Literacy Campaigns: Past, Present, and Future. Review of Robert F. Arnove and Harvey J. Graff (Eds.), National Literacy Campaigns: Historical and Comparative Aspects; Paulo Freire and Donaldo Macedo, Literacy: Reading the Word and the World; Ali Hamadache and Daniel Martin, Theory and Practice of Literacy Work: Policies, Strategies and Examples
Educational Administration and Supervision
Educational Assessment, Evaluation, and Research
International and Comparative Education
Language and Literacy Education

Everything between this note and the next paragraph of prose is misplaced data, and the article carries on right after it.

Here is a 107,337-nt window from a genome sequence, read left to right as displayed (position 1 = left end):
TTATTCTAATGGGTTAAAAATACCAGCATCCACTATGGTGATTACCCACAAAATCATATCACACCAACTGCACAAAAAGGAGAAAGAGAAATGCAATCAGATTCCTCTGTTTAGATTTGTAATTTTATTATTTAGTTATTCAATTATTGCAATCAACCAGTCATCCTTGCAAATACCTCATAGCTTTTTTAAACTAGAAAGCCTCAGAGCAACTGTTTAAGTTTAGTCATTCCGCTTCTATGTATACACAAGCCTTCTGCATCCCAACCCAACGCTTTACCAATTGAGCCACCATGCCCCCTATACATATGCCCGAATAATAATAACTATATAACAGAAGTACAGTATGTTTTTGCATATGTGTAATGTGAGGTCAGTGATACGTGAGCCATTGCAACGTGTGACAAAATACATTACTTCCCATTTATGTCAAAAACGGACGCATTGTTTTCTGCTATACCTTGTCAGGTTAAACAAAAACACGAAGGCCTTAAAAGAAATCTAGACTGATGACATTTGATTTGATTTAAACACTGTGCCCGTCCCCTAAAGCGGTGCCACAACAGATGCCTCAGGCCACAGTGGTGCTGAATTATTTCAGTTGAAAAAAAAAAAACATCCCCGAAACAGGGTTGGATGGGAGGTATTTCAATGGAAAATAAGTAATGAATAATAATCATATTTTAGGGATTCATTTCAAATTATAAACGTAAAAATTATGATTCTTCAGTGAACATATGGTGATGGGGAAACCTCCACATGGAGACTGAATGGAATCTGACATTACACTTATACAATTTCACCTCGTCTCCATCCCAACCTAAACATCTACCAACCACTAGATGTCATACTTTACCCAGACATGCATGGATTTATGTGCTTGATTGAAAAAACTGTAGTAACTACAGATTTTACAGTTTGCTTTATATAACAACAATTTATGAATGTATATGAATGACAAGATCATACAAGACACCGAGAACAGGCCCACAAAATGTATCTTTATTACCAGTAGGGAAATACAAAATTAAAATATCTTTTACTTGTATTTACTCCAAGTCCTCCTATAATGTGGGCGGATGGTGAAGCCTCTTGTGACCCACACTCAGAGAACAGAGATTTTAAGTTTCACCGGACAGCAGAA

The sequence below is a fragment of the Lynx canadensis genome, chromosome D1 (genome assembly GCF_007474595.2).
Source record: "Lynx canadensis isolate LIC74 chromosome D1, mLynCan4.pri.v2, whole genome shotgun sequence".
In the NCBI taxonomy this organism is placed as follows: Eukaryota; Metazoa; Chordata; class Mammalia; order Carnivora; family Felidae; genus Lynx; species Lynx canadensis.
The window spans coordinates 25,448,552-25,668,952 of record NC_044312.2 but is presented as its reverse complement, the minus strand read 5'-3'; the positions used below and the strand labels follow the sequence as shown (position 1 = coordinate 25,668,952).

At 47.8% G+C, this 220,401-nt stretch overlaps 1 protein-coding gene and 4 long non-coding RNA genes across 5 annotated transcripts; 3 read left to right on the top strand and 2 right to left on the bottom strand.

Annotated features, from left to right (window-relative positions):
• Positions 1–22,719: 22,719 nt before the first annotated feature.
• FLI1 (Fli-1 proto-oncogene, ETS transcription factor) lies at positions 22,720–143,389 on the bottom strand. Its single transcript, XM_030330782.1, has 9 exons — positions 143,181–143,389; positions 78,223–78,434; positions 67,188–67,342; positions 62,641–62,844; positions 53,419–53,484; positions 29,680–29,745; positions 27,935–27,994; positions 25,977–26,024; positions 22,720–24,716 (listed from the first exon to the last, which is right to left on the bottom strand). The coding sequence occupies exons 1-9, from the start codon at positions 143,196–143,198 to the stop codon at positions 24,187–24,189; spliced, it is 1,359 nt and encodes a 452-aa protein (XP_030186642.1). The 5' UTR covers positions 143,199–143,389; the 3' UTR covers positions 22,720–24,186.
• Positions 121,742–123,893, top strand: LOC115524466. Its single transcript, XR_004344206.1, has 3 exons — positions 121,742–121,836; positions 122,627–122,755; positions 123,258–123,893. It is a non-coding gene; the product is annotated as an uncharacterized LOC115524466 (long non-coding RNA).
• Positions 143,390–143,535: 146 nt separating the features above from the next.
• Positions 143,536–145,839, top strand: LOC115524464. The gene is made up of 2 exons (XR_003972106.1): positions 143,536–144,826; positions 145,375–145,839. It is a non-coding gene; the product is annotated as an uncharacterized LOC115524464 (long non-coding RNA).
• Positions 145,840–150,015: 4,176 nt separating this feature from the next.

The topic of literacy seems to be returning to the top of the development agenda. Since the 1960s, with UNESCO's Experimental World Literacy Programme (EWLP), there has been a drift away from large-scale literacy programs for development, if not in the minds of Third World educators, then at least in the minds of development planners in major policy-making centers such as the World Bank, UN agencies, and bilateral funding agencies. Perhaps this was due to the problems of EWLP (described in A. Gillette's chapter in Arnove & Graff) or simply to economists' reactions to literacy as a "basic human right," which may have struck policymakers as not sufficiently linked to development outcomes such as economic growth, improved agricultural practices, and so forth. At least part of the resurgence of interest in literacy stems from the realization that illiteracy is not just a Third World problem; attention to and research on illiteracy in North American and Europe have been growing rapidly over the past several years (see L. Limage's chapter in Arnove & Graff).1 The present volumes are primarily focused on the "campaign" and mass education dimensions of literacy. Each volume addresses national and international efforts to achieve greater literacy among adult populations, principally in Third World countries.